Inside the BlackHoleNet, there is no SMTP email. Not everyone is aware that every single email sent is archived by the intelligence agencies of almost every First World government. Inside there is no general broadcast of email. One logs into a server, and the email goes from mailbox to mailbox, in the server. Each subscriber must tunnel into the server to get their mail.

If you have to send an external regular email, the email is passed to a tokenizer which creates a token of the identity of the sender. All geo-location stuff is stripped out, and the email is then sent over regular SMTP channels. When the email is answered, a server decodes the token and takes it to its appropriate inbox.

There is a Facebook-like social media app, but it is all private, and the app is prevented from selling data or advertising. All of this privacy is funded by subscription.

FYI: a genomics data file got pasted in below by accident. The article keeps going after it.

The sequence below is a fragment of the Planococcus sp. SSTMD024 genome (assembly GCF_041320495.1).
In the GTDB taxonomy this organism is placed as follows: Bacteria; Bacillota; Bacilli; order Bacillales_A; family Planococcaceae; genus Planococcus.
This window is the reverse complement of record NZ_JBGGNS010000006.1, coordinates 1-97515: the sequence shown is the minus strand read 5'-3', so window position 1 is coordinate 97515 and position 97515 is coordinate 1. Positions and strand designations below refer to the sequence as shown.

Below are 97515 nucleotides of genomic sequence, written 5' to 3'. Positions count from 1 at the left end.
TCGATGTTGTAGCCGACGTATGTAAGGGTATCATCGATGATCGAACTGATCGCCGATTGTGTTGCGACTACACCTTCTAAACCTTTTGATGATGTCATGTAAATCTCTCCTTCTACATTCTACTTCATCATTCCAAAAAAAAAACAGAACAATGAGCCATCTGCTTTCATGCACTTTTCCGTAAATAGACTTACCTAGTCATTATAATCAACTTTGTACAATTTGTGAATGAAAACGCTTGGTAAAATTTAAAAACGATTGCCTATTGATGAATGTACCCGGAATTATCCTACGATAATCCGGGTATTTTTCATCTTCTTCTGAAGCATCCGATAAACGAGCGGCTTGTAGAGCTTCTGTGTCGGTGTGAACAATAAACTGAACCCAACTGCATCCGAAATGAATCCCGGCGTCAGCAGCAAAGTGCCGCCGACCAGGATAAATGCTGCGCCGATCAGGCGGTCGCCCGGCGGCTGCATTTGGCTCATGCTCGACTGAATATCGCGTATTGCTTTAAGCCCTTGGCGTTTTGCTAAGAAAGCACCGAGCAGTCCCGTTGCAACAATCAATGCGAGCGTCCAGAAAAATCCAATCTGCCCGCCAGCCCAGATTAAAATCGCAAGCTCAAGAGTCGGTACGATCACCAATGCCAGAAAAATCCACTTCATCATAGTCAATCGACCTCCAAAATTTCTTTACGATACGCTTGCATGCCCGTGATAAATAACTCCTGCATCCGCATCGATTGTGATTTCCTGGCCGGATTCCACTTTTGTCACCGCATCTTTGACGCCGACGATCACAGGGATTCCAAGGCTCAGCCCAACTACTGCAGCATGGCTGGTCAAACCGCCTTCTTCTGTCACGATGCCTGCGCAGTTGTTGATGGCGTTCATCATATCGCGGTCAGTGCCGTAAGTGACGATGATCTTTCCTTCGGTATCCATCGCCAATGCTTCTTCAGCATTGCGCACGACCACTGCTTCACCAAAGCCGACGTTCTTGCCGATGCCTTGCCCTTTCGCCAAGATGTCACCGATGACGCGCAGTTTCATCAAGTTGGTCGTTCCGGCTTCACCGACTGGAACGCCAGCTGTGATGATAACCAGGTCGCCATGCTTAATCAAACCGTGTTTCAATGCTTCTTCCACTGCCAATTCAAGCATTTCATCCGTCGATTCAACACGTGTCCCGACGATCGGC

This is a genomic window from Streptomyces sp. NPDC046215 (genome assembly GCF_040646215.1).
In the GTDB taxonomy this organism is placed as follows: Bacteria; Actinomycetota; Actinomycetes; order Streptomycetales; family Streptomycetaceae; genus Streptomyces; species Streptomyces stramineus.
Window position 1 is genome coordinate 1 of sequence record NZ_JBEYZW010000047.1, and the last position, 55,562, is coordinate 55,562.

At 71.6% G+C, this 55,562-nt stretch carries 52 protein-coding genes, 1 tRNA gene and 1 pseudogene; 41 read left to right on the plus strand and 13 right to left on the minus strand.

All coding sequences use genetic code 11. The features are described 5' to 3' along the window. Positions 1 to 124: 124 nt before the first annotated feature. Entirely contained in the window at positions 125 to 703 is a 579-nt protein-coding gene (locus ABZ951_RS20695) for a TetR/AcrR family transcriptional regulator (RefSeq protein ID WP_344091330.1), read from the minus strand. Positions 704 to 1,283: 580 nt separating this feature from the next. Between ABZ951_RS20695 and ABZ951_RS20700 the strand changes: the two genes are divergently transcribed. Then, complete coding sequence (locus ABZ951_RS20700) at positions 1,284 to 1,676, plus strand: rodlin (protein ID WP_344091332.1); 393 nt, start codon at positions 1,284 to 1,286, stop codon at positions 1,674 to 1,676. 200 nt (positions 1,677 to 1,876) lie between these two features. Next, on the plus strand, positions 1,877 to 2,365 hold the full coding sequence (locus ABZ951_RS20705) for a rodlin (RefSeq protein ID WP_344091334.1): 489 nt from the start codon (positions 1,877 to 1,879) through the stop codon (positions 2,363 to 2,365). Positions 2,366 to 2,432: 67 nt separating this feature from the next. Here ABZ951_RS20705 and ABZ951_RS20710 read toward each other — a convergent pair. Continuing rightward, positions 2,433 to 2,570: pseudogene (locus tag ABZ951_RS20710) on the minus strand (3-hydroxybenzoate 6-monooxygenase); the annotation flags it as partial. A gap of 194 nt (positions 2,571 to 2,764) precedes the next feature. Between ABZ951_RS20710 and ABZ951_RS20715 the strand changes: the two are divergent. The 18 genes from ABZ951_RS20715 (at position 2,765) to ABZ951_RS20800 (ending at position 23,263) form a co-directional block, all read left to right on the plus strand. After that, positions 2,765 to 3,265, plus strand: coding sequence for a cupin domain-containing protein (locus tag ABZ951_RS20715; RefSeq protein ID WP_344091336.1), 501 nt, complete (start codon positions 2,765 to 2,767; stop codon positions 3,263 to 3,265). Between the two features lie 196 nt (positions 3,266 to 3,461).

There are websites that one can surf without anyone collecting information on you. There are stores that sell products, and all transactions are handled by an anonymity broker. Both the seller and buyer pass their information to the broker, and neither one knows the particulars of the other. The anonymity broker is a trust, that is audited regularly.

In essence, there will be an exclusive private darknet that will not be accessible to governments, intelligence agencies, pornographers, spammers, pedophiles, British tabloid editors, Rupert Murdoch and other scumbags and all of the vermin that now infests the internet.

Coming to an IP address near you soon. Bring a couple of wallets to pay the subscription fee.